Applying an HDR signal to the CU34G2X automatically switches it to HDR mode, where you’ll find four picture options. DisplayHDR, the default, is by far the best, and it’s the only one that doesn’t apply edge enhancement to contrasting objects.
To learn how we measure screen uniformity, click here.
Curved monitors are generally less consistent when it comes to screen uniformity, but the CU34G2X is clearly one of the better examples. Our sample showed no visible issues, even at the edges. The anti-glare layer is fitted tightly, making that performance even more impressive. The picture modes include a uniformity option that marries up with the included calibration data sheet, but that only serves to raise black levels. Clearly, it’s not necessary anyway; 9.09% is a solid score in this test.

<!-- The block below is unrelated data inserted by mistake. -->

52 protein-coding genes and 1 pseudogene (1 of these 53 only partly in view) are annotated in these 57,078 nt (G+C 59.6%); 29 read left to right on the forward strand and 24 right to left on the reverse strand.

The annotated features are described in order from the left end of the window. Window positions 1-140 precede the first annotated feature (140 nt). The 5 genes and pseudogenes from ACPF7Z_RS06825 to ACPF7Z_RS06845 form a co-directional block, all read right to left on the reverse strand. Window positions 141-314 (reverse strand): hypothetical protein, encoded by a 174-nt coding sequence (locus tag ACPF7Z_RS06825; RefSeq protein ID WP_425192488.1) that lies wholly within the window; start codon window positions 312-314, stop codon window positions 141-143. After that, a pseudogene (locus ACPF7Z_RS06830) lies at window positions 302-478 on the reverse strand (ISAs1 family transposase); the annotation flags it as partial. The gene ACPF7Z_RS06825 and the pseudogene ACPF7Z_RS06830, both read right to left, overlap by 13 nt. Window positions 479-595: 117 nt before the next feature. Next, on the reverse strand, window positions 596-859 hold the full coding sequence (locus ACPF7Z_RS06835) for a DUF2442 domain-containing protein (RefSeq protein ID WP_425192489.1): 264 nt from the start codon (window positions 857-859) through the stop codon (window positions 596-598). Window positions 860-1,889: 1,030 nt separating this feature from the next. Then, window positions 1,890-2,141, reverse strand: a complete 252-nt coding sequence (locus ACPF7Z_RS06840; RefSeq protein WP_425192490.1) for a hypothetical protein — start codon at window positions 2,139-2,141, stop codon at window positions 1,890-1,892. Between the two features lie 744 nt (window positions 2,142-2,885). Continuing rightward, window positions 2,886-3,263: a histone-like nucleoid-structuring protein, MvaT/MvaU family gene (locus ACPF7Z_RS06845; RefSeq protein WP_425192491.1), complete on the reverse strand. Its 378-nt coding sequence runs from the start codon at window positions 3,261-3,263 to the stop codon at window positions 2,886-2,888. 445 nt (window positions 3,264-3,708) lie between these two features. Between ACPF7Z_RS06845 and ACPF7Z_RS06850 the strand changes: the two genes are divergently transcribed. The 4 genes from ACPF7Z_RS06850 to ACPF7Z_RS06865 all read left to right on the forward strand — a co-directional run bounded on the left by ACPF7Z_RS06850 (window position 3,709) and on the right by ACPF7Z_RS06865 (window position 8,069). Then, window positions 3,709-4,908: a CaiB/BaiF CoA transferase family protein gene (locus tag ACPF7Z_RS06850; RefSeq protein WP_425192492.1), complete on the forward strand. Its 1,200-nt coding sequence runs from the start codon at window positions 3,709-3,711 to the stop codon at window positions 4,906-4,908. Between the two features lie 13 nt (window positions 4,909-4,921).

Pixel Response and Input Lag
Click here to read up on our pixel response and input lag testing procedures.
In the response time test, the CU34G2X was just 1ms off from the 165 Hz screens. We thought it would beat the 120 Hz AG493UCX, but it didn’t quite pull that off. It did lop 2ms off the total lag score, fitting in right between the 120Hz and 165Hz levels, as it should. While the most competitive gamers will want even less lag, the majority of players will enjoy the smoothness and responsiveness of the CU34G2X. We certainly observed no issues during gameplay with perfect synchronization of our gaming mouse and gaming keyboard inputs to on-screen action.
MORE: Best Gaming Monitors
MORE: How We Test Monitors
MORE: All Monitor Content